Mary Kemler, assistant director of University ticketing in University Services, said the classes have introduced her to a cross-section of employees who have served as a valuable resource for management advice. The classes emphasize group discussion, so the employees come to rely on their peers for advice and feedback as much as the instructors, who are Princeton staff members certified as facilitators.

“Having other like-minded people to bounce ideas off of has been great,” she said. “There is a real camaraderie in these classes. You definitely get the feeling you have a campus-wide community of support and resources.”

Kemler said the classes have given her the tools and the confidence to become a better manager. Her supervisor, Nick Robinson, agrees.

“I’ve seen her change in so many different categories — the way she organizes her time and the way she deals with problems that occur, really thinking through them,” said Robinson, associate director of University ticketing. “It’s making her think about all aspects of her work and asking, ‘Is this the best way to handle this?’ It’s opening her mind to new and inventive ways to work.”

Sandra Gillette, assistant to the dean of the faculty, found the small-group discussions in every class were a constant source of new ideas about how to approach management challenges.

“The free nature of the discussions is so useful,” she said. “You hear an example and you think, ‘That’s exactly where I am in this situation.’ You can talk openly, get constructive advice from your peers and come up with something you hadn’t thought of before. The courses gave me a new set of eyes. Everywhere I’ve made a tweak in my dealings with people, I’ve had a good result.”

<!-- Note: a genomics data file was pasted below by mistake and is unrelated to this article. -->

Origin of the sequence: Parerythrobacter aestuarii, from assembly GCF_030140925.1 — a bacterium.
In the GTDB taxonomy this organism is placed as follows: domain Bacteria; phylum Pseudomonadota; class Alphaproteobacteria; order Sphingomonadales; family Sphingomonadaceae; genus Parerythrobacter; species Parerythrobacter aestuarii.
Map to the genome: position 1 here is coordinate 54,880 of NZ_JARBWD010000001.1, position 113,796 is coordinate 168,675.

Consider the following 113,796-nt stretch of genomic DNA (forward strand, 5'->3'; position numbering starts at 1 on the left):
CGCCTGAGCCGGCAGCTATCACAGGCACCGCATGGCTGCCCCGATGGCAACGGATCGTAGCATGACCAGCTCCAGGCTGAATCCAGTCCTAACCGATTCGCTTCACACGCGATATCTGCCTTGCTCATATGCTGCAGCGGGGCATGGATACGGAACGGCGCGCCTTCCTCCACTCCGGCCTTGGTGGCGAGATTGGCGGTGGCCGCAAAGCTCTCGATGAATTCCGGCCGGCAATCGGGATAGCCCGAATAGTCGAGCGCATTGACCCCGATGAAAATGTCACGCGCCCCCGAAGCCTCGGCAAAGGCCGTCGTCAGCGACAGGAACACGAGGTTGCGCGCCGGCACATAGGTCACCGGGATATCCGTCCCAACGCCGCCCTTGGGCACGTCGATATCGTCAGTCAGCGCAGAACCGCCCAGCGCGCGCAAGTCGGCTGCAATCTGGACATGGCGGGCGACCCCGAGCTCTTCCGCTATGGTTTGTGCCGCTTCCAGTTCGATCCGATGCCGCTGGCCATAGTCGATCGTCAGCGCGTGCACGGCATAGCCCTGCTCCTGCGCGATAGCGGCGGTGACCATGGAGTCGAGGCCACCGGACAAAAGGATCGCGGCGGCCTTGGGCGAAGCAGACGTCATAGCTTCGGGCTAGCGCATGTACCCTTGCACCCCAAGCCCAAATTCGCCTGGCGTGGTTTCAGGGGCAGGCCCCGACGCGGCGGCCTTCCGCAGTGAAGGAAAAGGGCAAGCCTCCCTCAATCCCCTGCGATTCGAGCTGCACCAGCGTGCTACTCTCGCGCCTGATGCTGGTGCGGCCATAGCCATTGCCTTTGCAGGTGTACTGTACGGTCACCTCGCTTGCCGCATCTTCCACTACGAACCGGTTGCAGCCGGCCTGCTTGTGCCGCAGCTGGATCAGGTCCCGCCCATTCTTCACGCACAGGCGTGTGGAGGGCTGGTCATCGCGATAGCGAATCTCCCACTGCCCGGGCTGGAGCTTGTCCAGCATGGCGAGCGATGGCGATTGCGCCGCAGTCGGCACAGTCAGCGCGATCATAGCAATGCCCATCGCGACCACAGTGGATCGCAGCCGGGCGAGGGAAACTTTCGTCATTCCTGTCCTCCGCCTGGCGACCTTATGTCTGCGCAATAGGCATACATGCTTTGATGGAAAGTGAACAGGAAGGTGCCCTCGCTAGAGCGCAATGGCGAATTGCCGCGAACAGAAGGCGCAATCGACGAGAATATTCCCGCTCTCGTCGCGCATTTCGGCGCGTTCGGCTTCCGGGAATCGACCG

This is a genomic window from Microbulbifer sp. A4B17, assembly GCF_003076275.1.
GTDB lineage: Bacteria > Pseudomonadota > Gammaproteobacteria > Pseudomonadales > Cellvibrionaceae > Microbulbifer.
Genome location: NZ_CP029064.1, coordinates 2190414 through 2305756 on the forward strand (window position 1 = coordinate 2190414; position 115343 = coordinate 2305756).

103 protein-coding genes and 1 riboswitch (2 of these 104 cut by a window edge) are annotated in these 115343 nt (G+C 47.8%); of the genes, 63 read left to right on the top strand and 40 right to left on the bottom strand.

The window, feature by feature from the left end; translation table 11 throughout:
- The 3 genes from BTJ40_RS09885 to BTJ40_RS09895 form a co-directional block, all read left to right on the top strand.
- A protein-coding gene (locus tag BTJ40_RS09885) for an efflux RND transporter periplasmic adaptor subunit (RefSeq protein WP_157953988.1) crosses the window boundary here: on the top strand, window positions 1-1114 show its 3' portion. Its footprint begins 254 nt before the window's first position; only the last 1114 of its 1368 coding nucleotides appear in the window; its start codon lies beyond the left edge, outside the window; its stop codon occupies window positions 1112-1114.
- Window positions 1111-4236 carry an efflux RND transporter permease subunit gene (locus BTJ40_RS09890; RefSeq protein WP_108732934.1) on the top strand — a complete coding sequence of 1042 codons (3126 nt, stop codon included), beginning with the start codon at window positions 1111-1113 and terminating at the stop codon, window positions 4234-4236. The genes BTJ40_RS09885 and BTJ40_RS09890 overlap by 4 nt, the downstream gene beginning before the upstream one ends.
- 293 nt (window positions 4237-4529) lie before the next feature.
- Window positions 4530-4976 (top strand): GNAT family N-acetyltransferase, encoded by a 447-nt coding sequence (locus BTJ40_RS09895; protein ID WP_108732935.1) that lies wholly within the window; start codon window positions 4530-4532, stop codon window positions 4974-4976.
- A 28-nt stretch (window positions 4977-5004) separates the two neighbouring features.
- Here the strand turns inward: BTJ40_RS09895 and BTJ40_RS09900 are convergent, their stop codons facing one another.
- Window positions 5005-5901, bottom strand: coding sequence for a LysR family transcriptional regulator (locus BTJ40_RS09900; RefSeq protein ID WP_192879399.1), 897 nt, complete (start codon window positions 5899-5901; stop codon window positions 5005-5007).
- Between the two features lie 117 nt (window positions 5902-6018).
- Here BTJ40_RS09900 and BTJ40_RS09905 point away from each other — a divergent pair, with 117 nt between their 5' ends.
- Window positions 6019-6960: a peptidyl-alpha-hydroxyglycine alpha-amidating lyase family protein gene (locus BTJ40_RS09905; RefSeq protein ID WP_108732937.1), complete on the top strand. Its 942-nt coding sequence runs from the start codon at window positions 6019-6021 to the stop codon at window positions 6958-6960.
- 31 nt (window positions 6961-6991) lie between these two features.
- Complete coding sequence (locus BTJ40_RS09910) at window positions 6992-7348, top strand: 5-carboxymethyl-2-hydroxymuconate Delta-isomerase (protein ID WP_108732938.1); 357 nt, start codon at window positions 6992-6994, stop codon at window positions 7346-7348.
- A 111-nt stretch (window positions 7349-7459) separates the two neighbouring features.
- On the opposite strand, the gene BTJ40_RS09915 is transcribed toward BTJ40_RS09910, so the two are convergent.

Gillette found the classes on setting performance expectations for employees and on giving performance appraisals invaluable. She just completed her certificate by taking the program’s newest course, which is on diversity, and has signed up for three more classes. The human resources office is in the planning stages of creating an Advanced Leadership Academy for those interested in continuing their learning once they have completed the certificate.

Twylen Hicks, who has been a patrol officer in the Department of Public Safety for the last two years, found that the classes have helped him in interactions with his peers on the job and with members of the community out in the field. Last month his department promoted him to assistant fire marshal.

“I’m grateful for having acquired these skills,” he said. “They really played a key part in my successful selection for my new position.”

The Core Learning Curriculum is open to all faculty and staff. Participants may enroll in one or two courses to work on a specific area, or may pursue the eight courses required for the Management Development Certificate.

For more information about the program, visit